To say that AMD has been uncharacteristically quiet lately would be an understatement of epic proportions. The company that had been so vocal about their K8 architecture in the past will hardly say anything at all about future products, extending even to its forthcoming AM2 platform. In just two months AMD is scheduled to officially unveil its first DDR2 platform (Socket-AM2), but we've heard virtually nothing about performance expectations.

Back in January we sought to discover for ourselves what AMD's Socket-AM2 platform would have in store for end users. You'll remember that when Intel made the shift to DDR2 it basically yielded no tangible performance improvement, and we were all quite afraid that the same would be true of AM2. When we finally tested the AM2 samples that were available at the time, performance was absolutely dismal. Not only could AMD's AM2 not outperform currently shipping Socket-939 platforms, but due to serious issues with the chip's memory controller performance was significantly lower.

Given that AMD was supposed to launch in June at Computex, the fact that AM2 was performing so poorly just five months before launch was cause for worry. Despite our worries, we elected not to publish benchmark results and to give AMD more time to fix the problems. We're not interested in creating mass panic by testing a product that's clearly premature.

In February we tried once more, this time with a new spin of the AM2 silicon, but performance continued to be lower than Socket-939. Luckily for AMD, the performance had improved significantly, so it was slower than Socket-939 but not as much as before.

The next revision of the AM2 silicon we received sometime in March, and this one finally added support for DDR2-800, which is what AM2 will launch with supposedly at Computex. With the launch only three months out, we expected performance to be at final shipping levels, and we were left disappointed once more. Even with DDR2-800 at the best timings we could manage back then, Socket-AM2 was unable to outperform Socket-939 at DDR-400.

That brings us to today; we're now in the month of April, with less than two months before AMD's official unveiling of its Socket-AM2 platform at Computex in June, and yes we have a brand new spin of AM2 silicon here to test. We should note that it's not all AMD that's been holding AM2 performance behind. The motherboard makers have of course gone through their fair share of board revisions, not to mention the various chipset revisions that have changed performance as well. Regardless, according to internal AMD documents, AM2 CPUs are going to start being sold to distributors starting next month, leaving very little time for significant changes to the CPU to impact performance. We feel that now is as good of a time to preview AM2 performance and put things into perspective as we're likely to get before the official launch.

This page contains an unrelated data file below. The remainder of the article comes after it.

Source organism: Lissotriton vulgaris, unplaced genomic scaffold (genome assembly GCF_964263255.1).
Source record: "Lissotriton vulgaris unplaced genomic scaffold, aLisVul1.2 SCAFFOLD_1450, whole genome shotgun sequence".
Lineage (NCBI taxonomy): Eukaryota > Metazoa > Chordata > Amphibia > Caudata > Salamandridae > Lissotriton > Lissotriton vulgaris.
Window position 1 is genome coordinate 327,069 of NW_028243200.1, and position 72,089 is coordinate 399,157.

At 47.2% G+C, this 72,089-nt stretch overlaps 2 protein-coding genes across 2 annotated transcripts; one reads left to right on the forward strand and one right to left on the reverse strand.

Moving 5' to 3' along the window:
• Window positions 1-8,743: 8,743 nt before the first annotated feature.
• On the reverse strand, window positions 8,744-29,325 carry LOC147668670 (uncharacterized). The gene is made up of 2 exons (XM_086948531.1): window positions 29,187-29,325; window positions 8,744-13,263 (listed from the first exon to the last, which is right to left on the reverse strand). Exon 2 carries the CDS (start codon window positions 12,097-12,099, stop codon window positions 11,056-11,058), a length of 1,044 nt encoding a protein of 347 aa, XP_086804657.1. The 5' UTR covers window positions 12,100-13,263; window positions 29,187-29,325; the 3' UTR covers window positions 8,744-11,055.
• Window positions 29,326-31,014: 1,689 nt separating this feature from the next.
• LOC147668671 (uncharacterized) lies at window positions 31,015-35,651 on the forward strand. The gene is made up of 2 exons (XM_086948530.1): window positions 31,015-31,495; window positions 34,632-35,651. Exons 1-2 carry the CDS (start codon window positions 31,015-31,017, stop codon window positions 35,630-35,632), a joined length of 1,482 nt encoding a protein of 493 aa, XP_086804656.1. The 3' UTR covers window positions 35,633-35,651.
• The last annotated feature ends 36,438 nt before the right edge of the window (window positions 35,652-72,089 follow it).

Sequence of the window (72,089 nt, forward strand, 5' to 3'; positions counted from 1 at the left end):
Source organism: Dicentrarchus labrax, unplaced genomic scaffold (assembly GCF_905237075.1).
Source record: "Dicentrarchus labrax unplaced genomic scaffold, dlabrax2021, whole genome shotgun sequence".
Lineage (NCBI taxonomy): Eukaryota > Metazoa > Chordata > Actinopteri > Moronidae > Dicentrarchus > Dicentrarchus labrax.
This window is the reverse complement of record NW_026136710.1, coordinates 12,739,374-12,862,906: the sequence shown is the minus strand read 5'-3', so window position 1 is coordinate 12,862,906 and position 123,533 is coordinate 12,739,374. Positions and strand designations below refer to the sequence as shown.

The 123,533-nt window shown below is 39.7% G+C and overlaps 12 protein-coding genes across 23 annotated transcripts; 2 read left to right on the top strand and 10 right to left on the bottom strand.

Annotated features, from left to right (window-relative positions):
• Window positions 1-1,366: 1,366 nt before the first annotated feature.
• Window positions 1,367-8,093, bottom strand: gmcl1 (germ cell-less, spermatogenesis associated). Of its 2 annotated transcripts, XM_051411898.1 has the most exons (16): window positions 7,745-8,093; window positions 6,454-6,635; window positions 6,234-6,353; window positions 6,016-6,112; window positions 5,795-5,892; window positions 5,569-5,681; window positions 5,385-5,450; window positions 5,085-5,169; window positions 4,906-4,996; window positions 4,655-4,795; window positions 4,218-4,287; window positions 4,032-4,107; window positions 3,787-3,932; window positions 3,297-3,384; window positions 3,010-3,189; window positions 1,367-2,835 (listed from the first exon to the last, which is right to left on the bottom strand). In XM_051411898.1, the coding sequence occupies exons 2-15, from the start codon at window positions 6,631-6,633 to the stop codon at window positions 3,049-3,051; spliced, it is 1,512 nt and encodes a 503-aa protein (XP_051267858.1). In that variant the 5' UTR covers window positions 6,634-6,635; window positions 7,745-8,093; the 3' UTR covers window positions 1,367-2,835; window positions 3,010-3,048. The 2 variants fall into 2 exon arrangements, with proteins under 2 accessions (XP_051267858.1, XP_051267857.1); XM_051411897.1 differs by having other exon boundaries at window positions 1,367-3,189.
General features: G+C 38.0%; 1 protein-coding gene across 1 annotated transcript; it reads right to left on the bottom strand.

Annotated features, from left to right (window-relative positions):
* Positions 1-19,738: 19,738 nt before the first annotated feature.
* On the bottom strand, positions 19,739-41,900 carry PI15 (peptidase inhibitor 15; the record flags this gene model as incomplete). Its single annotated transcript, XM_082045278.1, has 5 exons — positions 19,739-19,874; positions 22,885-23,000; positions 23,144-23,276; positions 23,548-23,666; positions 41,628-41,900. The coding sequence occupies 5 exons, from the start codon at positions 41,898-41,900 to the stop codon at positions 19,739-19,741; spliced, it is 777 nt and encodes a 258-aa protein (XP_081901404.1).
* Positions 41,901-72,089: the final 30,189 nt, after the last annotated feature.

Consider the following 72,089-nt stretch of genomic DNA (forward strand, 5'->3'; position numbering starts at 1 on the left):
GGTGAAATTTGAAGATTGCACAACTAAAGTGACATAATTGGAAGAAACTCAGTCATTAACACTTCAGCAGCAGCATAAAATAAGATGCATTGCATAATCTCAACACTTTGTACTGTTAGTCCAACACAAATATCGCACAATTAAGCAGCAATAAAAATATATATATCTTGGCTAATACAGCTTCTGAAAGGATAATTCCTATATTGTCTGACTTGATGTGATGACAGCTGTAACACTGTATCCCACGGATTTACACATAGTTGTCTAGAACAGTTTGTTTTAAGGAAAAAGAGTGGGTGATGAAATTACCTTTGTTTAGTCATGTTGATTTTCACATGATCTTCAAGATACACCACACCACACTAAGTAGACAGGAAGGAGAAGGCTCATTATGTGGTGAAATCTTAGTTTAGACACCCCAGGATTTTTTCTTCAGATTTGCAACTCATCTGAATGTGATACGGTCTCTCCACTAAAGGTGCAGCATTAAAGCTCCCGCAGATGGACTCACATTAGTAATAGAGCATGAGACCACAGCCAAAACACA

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  • DrZoidberg - Monday, April 10, 2006 - link

    Yeah it is disapointing that DDR2 800 doesnt increase performance by much for AMD. I think we will only see nice 20%+ improvements when AMD moves to 65nm CPUS, smaller transistors less power higher clock speed. Too bad 65 nm seems like Quarter 4 at earliest, next year most likely.

    I do hope when Conroe is released AMD does big price cuts, cause their CPUS will no longer have performance crown so they no longer have excuse to have their X2 processors more expensive than Intel, so we should hopefully get X2 4400+ for $300, or X2 3800 for low $200s.
  • Shintai - Monday, April 10, 2006 - link